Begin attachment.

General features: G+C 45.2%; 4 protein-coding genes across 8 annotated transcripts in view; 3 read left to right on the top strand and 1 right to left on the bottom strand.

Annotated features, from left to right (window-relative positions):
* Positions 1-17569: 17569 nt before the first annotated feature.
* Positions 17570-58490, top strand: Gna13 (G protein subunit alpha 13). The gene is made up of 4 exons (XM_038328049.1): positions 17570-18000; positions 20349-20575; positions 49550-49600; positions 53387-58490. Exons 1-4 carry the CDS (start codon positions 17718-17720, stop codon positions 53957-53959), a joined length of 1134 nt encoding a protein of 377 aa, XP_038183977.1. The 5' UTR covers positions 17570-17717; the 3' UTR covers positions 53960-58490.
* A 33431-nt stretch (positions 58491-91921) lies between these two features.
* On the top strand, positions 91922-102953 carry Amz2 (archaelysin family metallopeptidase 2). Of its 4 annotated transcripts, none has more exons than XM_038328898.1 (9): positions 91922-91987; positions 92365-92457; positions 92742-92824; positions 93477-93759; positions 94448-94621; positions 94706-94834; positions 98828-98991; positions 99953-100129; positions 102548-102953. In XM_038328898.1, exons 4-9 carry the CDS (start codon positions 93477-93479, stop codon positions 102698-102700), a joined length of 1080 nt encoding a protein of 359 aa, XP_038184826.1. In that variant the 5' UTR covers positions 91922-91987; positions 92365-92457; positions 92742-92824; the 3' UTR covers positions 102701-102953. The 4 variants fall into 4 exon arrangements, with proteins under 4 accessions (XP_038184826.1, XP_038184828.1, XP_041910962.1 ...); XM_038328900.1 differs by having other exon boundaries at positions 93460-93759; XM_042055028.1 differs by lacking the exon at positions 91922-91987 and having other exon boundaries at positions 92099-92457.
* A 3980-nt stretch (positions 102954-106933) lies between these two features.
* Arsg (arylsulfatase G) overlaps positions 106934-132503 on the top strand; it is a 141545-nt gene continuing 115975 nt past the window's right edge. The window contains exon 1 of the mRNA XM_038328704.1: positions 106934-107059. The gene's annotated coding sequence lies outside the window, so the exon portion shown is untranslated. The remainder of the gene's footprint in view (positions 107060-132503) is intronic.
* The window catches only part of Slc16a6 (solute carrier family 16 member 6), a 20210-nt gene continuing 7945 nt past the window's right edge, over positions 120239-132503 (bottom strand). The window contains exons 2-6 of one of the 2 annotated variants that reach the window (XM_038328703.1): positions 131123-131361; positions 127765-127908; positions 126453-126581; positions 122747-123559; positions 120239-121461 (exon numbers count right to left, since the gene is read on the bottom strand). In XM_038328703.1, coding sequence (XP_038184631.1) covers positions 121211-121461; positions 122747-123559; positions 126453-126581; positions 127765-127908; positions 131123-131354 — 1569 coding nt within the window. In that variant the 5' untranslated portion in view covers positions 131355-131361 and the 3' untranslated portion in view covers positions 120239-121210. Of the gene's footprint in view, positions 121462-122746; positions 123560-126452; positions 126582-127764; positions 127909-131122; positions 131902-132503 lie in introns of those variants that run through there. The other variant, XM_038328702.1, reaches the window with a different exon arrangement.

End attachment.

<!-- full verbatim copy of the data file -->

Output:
General features: G+C 45.2%; 4 protein-coding genes across 8 annotated transcripts in view; 3 read left to right on the top strand and 1 right to left on the bottom strand.

Annotated features, from left to right (window-relative positions):
* Positions 1-17569: 17569 nt before the first annotated feature.
* Positions 17570-58490, top strand: Gna13 (G protein subunit alpha 13). The gene is made up of 4 exons (XM_038328049.1): positions 17570-18000; positions 20349-20575; positions 49550-49600; positions 53387-58490. Exons 1-4 carry the CDS (start codon positions 17718-17720, stop codon positions 53957-53959), a joined length of 1134 nt encoding a protein of 377 aa, XP_038183977.1. The 5' UTR covers positions 17570-17717; the 3' UTR covers positions 53960-58490.
* A 33431-nt stretch (positions 58491-91921) lies between these two features.
* On the top strand, positions 91922-102953 carry Amz2 (archaelysin family metallopeptidase 2). Of its 4 annotated transcripts, none has more exons than XM_038328898.1 (9): positions 91922-91987; positions 92365-92457; positions 92742-92824; positions 93477-93759; positions 94448-94621; positions 94706-94834; positions 98828-98991; positions 99953-100129; positions 102548-102953. In XM_038328898.1, exons 4-9 carry the CDS (start codon positions 93477-93479, stop codon positions 102698-102700), a joined length of 1080 nt encoding a protein of 359 aa, XP_038184826.1. In that variant the 5' UTR covers positions 91922-91987; positions 92365-92457; positions 92742-92824; the 3' UTR covers positions 102701-102953. The 4 variants fall into 4 exon arrangements, with proteins under 4 accessions (XP_038184826.1, XP_038184828.1, XP_041910962.1 ...); XM_038328900.1 differs by having other exon boundaries at positions 93460-93759; XM_042055028.1 differs by lacking the exon at positions 91922-91987 and having other exon boundaries at positions 92099-92457.
* A 3980-nt stretch (positions 102954-106933) lies between these two features.
* Arsg (arylsulfatase G) overlaps positions 106934-132503 on the top strand; it is a 141545-nt gene continuing 115975 nt past the window's right edge. The window contains exon 1 of the mRNA XM_038328704.1: positions 106934-107059. The gene's annotated coding sequence lies outside the window, so the exon portion shown is untranslated. The remainder of the gene's footprint in view (positions 107060-132503) is intronic.
* The window catches only part of Slc16a6 (solute carrier family 16 member 6), a 20210-nt gene continuing 7945 nt past the window's right edge, over positions 120239-132503 (bottom strand). The window contains exons 2-6 of one of the 2 annotated variants that reach the window (XM_038328703.1): positions 131123-131361; positions 127765-127908; positions 126453-126581; positions 122747-123559; positions 120239-121461 (exon numbers count right to left, since the gene is read on the bottom strand). In XM_038328703.1, coding sequence (XP_038184631.1) covers positions 121211-121461; positions 122747-123559; positions 126453-126581; positions 127765-127908; positions 131123-131354 — 1569 coding nt within the window. In that variant the 5' untranslated portion in view covers positions 131355-131361 and the 3' untranslated portion in view covers positions 120239-121210. Of the gene's footprint in view, positions 121462-122746; positions 123560-126452; positions 126582-127764; positions 127909-131122; positions 131902-132503 lie in introns of those variants that run through there. The other variant, XM_038328702.1, reaches the window with a different exon arrangement.